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A photo project highlights how Mumbai’s four rivers faded from public memory

Did you know that Mumbai has four rivers? A photo project highlights the plight of communities living along the banks of Mumbai’s rivers

HT48HRS_Special Updated: Apr 06, 2017 16:51 IST
Poorva Joshi
Members of a local adivasi clan cross Dahisar River with an idol of goddess Durga
Members of a local adivasi clan cross Dahisar River with an idol of goddess Durga (Courtesy: Aslam Saiyad)

A dam runs through the centre, dividing the photograph in equal halves. The dam – not one comprising floodgates and electricity-generating turbines – is built on a stream of water. On the left is a group of children covered in mud, jumping about with wide grins on their faces. On the right, a few adults are enjoying a picnic.

At first glance, the stream looks like a nullah. The water is muddy, and the banks are full of garbage. It’s not a picnic-friendly spot. “It’s actually the Dahisar River – one of the four rivers in Mumbai, others being Poisar, Mithi and Oshiwara rivers,” says photographer Aslam Saiyad (39), who clicked the photo. It’s not your usual river – wide, calm, with a few feet of froth floating on its surface (read, the Ganga). Dahisar River originates inside Sanjay Gandhi National Park (SGNP), Borivali, at the spillway of the Tulsi Lake, and flows into the Arabian Sea via the Manori Creek.

“And yet, most Mumbaikars don’t know that such a river exists,” says Saiyad. So, in May 2016, Saiyad decided to launch a photo campaign – The Forgotten Rivers of Bombay – to shed light on the condition of four rivers, and how they have waned from common knowledge. The Dahisar River is the first leg of his project.

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Children play next to a small dam on the Dahisar River while a group of adults enjoy a picnic (Courtesy: Aslam Saiyad )

Just a few weeks into the project, however, Saiyad’s original aim turned on its head. He was working on a project for River March, a citizen brigade’s initiative to clean up the rivers of Mumbai, and was inside SGNP. He noticed a group of children walking along Dahisar River, dressed in school uniforms.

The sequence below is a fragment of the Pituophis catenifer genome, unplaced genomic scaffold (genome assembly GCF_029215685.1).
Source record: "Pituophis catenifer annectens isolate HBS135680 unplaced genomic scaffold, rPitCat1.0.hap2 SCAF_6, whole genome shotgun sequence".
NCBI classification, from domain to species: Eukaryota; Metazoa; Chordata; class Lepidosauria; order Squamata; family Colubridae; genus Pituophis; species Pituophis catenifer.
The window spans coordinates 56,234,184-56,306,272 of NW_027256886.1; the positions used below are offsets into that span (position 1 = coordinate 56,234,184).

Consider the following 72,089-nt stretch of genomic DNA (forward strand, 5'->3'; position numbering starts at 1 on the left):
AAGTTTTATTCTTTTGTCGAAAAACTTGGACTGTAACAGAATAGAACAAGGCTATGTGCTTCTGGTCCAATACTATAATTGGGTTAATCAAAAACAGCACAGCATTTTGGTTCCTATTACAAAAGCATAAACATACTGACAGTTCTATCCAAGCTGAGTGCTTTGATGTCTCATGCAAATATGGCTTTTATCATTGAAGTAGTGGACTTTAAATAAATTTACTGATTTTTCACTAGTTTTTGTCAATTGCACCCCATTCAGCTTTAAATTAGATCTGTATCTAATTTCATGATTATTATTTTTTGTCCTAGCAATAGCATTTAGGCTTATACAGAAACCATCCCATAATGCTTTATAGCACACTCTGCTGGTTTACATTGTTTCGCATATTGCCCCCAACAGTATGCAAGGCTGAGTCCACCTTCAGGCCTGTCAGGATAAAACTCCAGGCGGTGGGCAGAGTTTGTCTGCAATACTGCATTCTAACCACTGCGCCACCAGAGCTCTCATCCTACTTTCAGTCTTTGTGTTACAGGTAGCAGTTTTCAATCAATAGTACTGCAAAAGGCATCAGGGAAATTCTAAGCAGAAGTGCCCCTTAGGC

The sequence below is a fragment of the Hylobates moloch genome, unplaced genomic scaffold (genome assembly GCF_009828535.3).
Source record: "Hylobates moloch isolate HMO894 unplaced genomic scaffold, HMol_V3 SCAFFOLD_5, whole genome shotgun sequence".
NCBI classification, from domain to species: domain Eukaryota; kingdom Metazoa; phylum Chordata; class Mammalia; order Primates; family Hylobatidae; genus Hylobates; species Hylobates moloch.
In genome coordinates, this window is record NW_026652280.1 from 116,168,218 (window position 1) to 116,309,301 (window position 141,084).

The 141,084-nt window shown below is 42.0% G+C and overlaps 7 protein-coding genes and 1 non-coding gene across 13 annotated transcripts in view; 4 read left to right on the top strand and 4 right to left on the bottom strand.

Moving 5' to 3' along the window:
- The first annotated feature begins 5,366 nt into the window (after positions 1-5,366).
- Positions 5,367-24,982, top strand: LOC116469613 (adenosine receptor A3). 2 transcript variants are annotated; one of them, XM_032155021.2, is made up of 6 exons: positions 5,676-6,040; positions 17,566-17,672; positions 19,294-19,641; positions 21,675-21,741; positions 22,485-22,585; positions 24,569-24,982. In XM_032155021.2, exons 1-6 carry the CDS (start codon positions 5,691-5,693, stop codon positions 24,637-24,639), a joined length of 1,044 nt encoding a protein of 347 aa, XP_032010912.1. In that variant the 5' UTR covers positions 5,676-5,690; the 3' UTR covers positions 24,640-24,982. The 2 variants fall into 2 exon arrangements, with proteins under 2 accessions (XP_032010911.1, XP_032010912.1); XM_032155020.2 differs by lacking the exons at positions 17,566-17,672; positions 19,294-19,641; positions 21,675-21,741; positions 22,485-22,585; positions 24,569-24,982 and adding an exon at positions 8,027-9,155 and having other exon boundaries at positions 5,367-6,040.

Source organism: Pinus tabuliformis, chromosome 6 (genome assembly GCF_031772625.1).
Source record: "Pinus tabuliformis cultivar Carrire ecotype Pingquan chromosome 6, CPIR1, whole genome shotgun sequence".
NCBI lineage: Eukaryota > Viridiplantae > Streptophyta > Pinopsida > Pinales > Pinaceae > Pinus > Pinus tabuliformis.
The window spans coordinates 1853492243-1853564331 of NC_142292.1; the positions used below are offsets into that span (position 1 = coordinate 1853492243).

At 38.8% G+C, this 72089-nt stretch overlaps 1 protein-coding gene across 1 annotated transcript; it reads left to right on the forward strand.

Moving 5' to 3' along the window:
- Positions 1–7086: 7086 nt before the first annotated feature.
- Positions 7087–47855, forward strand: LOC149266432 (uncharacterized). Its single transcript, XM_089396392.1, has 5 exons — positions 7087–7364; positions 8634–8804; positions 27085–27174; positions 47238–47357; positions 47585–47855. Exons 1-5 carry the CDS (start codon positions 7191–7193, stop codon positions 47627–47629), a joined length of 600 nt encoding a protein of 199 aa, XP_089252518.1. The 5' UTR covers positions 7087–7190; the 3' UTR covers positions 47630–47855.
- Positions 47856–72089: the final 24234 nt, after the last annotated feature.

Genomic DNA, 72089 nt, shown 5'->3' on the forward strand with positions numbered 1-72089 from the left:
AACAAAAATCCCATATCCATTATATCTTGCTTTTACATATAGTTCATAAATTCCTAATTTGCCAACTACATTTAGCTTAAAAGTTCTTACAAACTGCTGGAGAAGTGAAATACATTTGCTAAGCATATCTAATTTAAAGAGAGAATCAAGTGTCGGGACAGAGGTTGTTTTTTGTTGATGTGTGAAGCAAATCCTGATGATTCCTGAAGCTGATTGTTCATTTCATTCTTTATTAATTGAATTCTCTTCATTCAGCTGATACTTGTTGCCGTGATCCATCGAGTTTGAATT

“They were walking to school 7km away. It was deeply saddening that this was the plight of the underprivileged, who live in the heart of a cosmopolitan city. So, while the government is busy implementing conservation programmes for the river, the adivasis have been sidelined, and are left to fight for their basic survival – food, shelter, employment. That’s what makes their stories powerful,” says Saiyad.

He spent the whole of last year documenting the lives of the adivasi communities that reside along the riverbanks – the Warlis and Agri fishermen. The photos, released on March 19, 2017, as part of a public exhibition along the Dahisar River, showcase powerful human interest stories with glimpses of the forgotten river.

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Former fisherman Hemant Bhoir with his canoe (Courtesy: Aslam Saiyad)

Saiyad uses the river as a backdrop for each story. For instance- a picture showcases the story of a fisherman named Hemant Bhoir. Bhoir is standing next to his makeshift canoe, on the banks of Dahisar River. “Bhoir’s family has been fishing for generations, and yet, now he says there’s almost no fish in their regular area. He has docked his boat and runs a rickshaw for a living,” writes Saiyad, next to the picture, uploaded on his Facebook page, Bombay ka Shana.

However, not all the stories and images are bleak. Some focus on the joy the rivers bring. From the picture with children playing in mud, to one where a young girl is seen floating in the river, all emphasise on the symbiotic relationship between nature and human civilisation. “The river is like their personalised, free swimming pool. It is as normal to them as traffic is to an average Mumbaikar. It’s fascinating how closely they are attached to nature in a city that’s moving far away from everything natural,” says Saiyad.

A girl swims in the Dahisar River. (Courtesy: Aslam Saiyad )